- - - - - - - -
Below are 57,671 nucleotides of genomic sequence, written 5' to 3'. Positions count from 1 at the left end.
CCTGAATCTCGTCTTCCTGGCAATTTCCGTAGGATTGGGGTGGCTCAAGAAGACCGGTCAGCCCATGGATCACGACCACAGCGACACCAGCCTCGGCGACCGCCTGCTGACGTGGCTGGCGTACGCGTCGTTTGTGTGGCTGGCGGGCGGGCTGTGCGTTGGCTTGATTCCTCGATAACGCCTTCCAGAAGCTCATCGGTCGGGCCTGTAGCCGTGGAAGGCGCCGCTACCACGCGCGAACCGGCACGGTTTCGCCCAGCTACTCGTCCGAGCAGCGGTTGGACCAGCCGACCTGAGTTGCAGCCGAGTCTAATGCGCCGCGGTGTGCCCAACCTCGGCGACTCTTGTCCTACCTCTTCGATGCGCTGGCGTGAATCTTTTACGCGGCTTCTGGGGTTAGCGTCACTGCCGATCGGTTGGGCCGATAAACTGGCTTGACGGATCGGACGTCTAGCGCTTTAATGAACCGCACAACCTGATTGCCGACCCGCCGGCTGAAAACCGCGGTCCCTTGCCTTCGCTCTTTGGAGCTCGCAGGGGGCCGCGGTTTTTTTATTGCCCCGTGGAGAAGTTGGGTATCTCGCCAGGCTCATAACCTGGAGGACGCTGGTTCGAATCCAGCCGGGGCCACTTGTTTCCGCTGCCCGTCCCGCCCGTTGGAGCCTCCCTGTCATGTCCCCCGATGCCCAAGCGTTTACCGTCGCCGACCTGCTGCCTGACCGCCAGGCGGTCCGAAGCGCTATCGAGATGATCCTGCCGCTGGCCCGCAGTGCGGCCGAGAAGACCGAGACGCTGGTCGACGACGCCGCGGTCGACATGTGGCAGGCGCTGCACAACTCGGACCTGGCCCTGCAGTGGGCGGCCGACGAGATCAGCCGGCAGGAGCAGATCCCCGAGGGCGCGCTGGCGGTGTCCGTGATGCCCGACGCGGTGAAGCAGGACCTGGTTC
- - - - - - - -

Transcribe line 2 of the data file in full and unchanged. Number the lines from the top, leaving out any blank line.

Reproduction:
CCTGAATCTCGTCTTCCTGGCAATTTCCGTAGGATTGGGGTGGCTCAAGAAGACCGGTCAGCCCATGGATCACGACCACAGCGACACCAGCCTCGGCGACCGCCTGCTGACGTGGCTGGCGTACGCGTCGTTTGTGTGGCTGGCGGGCGGGCTGTGCGTTGGCTTGATTCCTCGATAACGCCTTCCAGAAGCTCATCGGTCGGGCCTGTAGCCGTGGAAGGCGCCGCTACCACGCGCGAACCGGCACGGTTTCGCCCAGCTACTCGTCCGAGCAGCGGTTGGACCAGCCGACCTGAGTTGCAGCCGAGTCTAATGCGCCGCGGTGTGCCCAACCTCGGCGACTCTTGTCCTACCTCTTCGATGCGCTGGCGTGAATCTTTTACGCGGCTTCTGGGGTTAGCGTCACTGCCGATCGGTTGGGCCGATAAACTGGCTTGACGGATCGGACGTCTAGCGCTTTAATGAACCGCACAACCTGATTGCCGACCCGCCGGCTGAAAACCGCGGTCCCTTGCCTTCGCTCTTTGGAGCTCGCAGGGGGCCGCGGTTTTTTTATTGCCCCGTGGAGAAGTTGGGTATCTCGCCAGGCTCATAACCTGGAGGACGCTGGTTCGAATCCAGCCGGGGCCACTTGTTTCCGCTGCCCGTCCCGCCCGTTGGAGCCTCCCTGTCATGTCCCCCGATGCCCAAGCGTTTACCGTCGCCGACCTGCTGCCTGACCGCCAGGCGGTCCGAAGCGCTATCGAGATGATCCTGCCGCTGGCCCGCAGTGCGGCCGAGAAGACCGAGACGCTGGTCGACGACGCCGCGGTCGACATGTGGCAGGCGCTGCACAACTCGGACCTGGCCCTGCAGTGGGCGGCCGACGAGATCAGCCGGCAGGAGCAGATCCCCGAGGGCGCGCTGGCGGTGTCCGTGATGCCCGACGCGGTGAAGCAGGACCTGGTTC